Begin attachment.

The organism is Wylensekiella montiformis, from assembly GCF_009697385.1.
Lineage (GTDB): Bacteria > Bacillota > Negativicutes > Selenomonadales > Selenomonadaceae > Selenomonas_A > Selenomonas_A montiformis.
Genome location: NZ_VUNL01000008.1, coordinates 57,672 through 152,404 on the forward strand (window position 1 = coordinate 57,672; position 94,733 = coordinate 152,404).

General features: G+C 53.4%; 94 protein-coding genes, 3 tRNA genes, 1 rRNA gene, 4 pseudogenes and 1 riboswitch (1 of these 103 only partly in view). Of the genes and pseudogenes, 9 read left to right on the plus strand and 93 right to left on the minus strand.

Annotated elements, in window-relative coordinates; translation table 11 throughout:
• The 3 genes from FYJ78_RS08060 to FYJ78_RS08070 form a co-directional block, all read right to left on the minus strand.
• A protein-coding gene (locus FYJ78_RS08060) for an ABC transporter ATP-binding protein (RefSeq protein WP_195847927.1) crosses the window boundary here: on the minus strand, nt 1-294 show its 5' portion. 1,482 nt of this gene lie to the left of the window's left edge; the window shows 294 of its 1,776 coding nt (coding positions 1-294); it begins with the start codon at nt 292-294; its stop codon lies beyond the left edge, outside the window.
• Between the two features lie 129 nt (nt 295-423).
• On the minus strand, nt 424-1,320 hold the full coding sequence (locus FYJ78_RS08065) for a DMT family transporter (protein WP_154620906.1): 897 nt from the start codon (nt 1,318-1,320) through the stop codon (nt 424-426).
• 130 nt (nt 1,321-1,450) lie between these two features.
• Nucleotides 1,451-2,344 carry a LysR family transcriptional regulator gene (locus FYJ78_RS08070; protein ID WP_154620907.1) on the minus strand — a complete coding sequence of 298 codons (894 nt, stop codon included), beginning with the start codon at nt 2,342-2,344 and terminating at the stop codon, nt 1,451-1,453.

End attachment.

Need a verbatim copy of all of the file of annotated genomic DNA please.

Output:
The organism is Wylensekiella montiformis, from assembly GCF_009697385.1.
Lineage (GTDB): Bacteria > Bacillota > Negativicutes > Selenomonadales > Selenomonadaceae > Selenomonas_A > Selenomonas_A montiformis.
Genome location: NZ_VUNL01000008.1, coordinates 57,672 through 152,404 on the forward strand (window position 1 = coordinate 57,672; position 94,733 = coordinate 152,404).

General features: G+C 53.4%; 94 protein-coding genes, 3 tRNA genes, 1 rRNA gene, 4 pseudogenes and 1 riboswitch (1 of these 103 only partly in view). Of the genes and pseudogenes, 9 read left to right on the plus strand and 93 right to left on the minus strand.

Annotated elements, in window-relative coordinates; translation table 11 throughout:
• The 3 genes from FYJ78_RS08060 to FYJ78_RS08070 form a co-directional block, all read right to left on the minus strand.
• A protein-coding gene (locus FYJ78_RS08060) for an ABC transporter ATP-binding protein (RefSeq protein WP_195847927.1) crosses the window boundary here: on the minus strand, nt 1-294 show its 5' portion. 1,482 nt of this gene lie to the left of the window's left edge; the window shows 294 of its 1,776 coding nt (coding positions 1-294); it begins with the start codon at nt 292-294; its stop codon lies beyond the left edge, outside the window.
• Between the two features lie 129 nt (nt 295-423).
• On the minus strand, nt 424-1,320 hold the full coding sequence (locus FYJ78_RS08065) for a DMT family transporter (protein WP_154620906.1): 897 nt from the start codon (nt 1,318-1,320) through the stop codon (nt 424-426).
• 130 nt (nt 1,321-1,450) lie between these two features.
• Nucleotides 1,451-2,344 carry a LysR family transcriptional regulator gene (locus FYJ78_RS08070; protein ID WP_154620907.1) on the minus strand — a complete coding sequence of 298 codons (894 nt, stop codon included), beginning with the start codon at nt 2,342-2,344 and terminating at the stop codon, nt 1,451-1,453.